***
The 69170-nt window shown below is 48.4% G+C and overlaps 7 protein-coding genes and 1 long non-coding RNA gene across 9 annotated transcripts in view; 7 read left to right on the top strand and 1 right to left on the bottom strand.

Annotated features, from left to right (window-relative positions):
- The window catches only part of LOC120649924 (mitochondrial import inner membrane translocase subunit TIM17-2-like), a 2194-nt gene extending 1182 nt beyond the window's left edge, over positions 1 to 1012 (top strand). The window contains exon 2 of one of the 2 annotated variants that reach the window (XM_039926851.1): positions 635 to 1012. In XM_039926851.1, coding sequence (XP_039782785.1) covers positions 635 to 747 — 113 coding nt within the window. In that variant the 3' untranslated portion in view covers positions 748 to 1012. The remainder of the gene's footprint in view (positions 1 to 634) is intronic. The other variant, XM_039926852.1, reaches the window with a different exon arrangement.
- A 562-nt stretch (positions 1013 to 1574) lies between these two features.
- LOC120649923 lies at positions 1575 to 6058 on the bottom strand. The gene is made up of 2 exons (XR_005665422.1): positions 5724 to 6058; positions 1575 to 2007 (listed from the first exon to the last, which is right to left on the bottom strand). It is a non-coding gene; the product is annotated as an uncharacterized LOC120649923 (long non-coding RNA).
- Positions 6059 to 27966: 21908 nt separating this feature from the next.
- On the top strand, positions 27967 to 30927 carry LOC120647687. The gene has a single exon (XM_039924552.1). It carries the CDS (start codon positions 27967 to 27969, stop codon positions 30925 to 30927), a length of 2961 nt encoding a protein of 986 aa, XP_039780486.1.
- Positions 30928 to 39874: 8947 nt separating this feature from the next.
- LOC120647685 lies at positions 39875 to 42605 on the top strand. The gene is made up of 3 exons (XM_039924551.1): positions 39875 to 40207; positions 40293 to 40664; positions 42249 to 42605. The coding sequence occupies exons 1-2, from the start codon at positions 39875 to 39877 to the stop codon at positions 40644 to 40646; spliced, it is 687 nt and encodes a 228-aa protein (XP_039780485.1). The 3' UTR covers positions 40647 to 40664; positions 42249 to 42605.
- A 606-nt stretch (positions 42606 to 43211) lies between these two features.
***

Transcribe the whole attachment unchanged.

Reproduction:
The 69170-nt window shown below is 48.4% G+C and overlaps 7 protein-coding genes and 1 long non-coding RNA gene across 9 annotated transcripts in view; 7 read left to right on the top strand and 1 right to left on the bottom strand.

Annotated features, from left to right (window-relative positions):
- The window catches only part of LOC120649924 (mitochondrial import inner membrane translocase subunit TIM17-2-like), a 2194-nt gene extending 1182 nt beyond the window's left edge, over positions 1 to 1012 (top strand). The window contains exon 2 of one of the 2 annotated variants that reach the window (XM_039926851.1): positions 635 to 1012. In XM_039926851.1, coding sequence (XP_039782785.1) covers positions 635 to 747 — 113 coding nt within the window. In that variant the 3' untranslated portion in view covers positions 748 to 1012. The remainder of the gene's footprint in view (positions 1 to 634) is intronic. The other variant, XM_039926852.1, reaches the window with a different exon arrangement.
- A 562-nt stretch (positions 1013 to 1574) lies between these two features.
- LOC120649923 lies at positions 1575 to 6058 on the bottom strand. The gene is made up of 2 exons (XR_005665422.1): positions 5724 to 6058; positions 1575 to 2007 (listed from the first exon to the last, which is right to left on the bottom strand). It is a non-coding gene; the product is annotated as an uncharacterized LOC120649923 (long non-coding RNA).
- Positions 6059 to 27966: 21908 nt separating this feature from the next.
- On the top strand, positions 27967 to 30927 carry LOC120647687. The gene has a single exon (XM_039924552.1). It carries the CDS (start codon positions 27967 to 27969, stop codon positions 30925 to 30927), a length of 2961 nt encoding a protein of 986 aa, XP_039780486.1.
- Positions 30928 to 39874: 8947 nt separating this feature from the next.
- LOC120647685 lies at positions 39875 to 42605 on the top strand. The gene is made up of 3 exons (XM_039924551.1): positions 39875 to 40207; positions 40293 to 40664; positions 42249 to 42605. The coding sequence occupies exons 1-2, from the start codon at positions 39875 to 39877 to the stop codon at positions 40644 to 40646; spliced, it is 687 nt and encodes a 228-aa protein (XP_039780485.1). The 3' UTR covers positions 40647 to 40664; positions 42249 to 42605.
- A 606-nt stretch (positions 42606 to 43211) lies between these two features.